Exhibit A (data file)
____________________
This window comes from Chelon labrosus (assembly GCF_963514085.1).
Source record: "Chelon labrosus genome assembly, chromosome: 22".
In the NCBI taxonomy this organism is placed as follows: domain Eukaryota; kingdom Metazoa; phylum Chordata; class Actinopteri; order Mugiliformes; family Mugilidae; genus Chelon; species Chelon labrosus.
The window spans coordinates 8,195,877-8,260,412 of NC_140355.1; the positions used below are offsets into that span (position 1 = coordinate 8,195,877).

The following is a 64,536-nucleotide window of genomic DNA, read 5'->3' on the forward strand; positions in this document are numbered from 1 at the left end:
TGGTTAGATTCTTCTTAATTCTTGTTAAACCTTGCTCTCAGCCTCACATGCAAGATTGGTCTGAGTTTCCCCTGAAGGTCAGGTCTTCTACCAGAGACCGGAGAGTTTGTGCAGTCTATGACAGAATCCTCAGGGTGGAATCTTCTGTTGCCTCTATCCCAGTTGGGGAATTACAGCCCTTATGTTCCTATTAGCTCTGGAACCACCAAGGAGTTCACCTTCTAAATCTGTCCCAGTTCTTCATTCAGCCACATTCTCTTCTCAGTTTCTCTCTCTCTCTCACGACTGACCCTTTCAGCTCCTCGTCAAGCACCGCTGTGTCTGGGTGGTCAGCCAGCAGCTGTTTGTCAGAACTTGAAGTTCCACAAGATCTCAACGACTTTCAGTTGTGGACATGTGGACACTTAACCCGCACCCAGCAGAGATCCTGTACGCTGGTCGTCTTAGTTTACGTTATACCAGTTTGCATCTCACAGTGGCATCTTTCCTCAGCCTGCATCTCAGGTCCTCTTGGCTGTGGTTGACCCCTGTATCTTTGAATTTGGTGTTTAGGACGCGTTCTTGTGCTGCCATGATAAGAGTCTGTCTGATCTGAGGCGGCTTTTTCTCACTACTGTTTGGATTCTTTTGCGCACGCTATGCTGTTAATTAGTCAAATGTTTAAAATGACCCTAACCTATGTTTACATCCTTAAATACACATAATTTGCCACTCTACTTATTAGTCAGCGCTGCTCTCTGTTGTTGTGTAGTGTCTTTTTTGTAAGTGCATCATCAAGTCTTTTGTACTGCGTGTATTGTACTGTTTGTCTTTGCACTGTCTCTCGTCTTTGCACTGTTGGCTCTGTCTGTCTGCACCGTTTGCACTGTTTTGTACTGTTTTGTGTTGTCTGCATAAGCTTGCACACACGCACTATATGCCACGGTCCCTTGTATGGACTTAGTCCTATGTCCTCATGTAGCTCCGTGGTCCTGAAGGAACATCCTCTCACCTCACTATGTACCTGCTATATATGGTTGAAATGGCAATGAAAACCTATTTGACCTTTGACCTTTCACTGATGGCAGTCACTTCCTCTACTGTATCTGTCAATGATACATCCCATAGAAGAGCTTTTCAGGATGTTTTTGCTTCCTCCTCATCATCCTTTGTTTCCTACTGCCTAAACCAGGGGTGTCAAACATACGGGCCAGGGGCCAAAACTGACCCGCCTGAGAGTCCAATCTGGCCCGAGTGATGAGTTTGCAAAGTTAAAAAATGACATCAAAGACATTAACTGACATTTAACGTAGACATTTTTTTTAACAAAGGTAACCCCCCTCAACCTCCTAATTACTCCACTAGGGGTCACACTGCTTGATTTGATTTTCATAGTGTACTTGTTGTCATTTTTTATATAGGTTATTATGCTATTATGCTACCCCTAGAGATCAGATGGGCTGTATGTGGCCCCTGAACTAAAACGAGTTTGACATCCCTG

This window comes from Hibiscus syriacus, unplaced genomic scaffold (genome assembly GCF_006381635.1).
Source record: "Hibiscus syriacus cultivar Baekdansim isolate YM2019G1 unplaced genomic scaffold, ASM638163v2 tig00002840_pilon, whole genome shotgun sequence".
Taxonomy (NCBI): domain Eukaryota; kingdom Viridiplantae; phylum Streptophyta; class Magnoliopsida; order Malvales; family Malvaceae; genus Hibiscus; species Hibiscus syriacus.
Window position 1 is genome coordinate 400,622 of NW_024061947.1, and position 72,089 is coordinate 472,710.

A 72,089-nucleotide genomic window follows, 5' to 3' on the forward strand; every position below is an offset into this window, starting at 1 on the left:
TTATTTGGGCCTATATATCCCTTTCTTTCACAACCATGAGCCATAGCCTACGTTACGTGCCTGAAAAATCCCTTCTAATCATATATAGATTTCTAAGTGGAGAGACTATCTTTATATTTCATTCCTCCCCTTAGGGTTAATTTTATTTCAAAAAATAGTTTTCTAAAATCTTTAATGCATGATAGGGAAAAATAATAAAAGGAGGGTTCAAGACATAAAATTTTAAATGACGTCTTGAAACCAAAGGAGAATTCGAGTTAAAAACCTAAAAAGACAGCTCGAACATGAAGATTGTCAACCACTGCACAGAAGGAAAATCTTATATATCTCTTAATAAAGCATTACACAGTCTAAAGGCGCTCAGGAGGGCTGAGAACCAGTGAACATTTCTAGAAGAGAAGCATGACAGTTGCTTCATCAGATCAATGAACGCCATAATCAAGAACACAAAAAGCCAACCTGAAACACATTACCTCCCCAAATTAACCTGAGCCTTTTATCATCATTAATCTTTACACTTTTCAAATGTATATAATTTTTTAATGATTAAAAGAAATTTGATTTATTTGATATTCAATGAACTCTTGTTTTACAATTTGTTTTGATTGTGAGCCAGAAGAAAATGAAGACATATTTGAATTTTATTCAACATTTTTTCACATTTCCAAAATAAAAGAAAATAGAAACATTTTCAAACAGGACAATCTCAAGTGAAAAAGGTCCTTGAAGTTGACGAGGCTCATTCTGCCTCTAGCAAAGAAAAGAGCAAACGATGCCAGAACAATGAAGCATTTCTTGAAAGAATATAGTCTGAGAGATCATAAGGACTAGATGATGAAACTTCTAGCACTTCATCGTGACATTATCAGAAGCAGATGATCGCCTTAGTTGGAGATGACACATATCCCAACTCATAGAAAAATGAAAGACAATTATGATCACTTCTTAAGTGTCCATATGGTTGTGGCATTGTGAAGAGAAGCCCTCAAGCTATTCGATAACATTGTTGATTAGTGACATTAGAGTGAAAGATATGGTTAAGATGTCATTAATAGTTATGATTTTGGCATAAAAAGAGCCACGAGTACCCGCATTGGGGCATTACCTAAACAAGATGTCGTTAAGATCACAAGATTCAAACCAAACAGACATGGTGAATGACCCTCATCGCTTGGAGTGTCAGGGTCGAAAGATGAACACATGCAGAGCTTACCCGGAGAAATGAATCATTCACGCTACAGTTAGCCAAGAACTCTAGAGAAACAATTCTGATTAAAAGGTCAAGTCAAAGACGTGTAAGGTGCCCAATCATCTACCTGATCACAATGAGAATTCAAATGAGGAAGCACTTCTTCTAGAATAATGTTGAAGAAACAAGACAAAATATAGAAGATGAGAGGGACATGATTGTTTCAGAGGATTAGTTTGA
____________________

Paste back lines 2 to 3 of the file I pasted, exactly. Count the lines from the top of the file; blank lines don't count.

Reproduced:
Source record: "Chelon labrosus genome assembly, chromosome: 22".
In the NCBI taxonomy this organism is placed as follows: domain Eukaryota; kingdom Metazoa; phylum Chordata; class Actinopteri; order Mugiliformes; family Mugilidae; genus Chelon; species Chelon labrosus.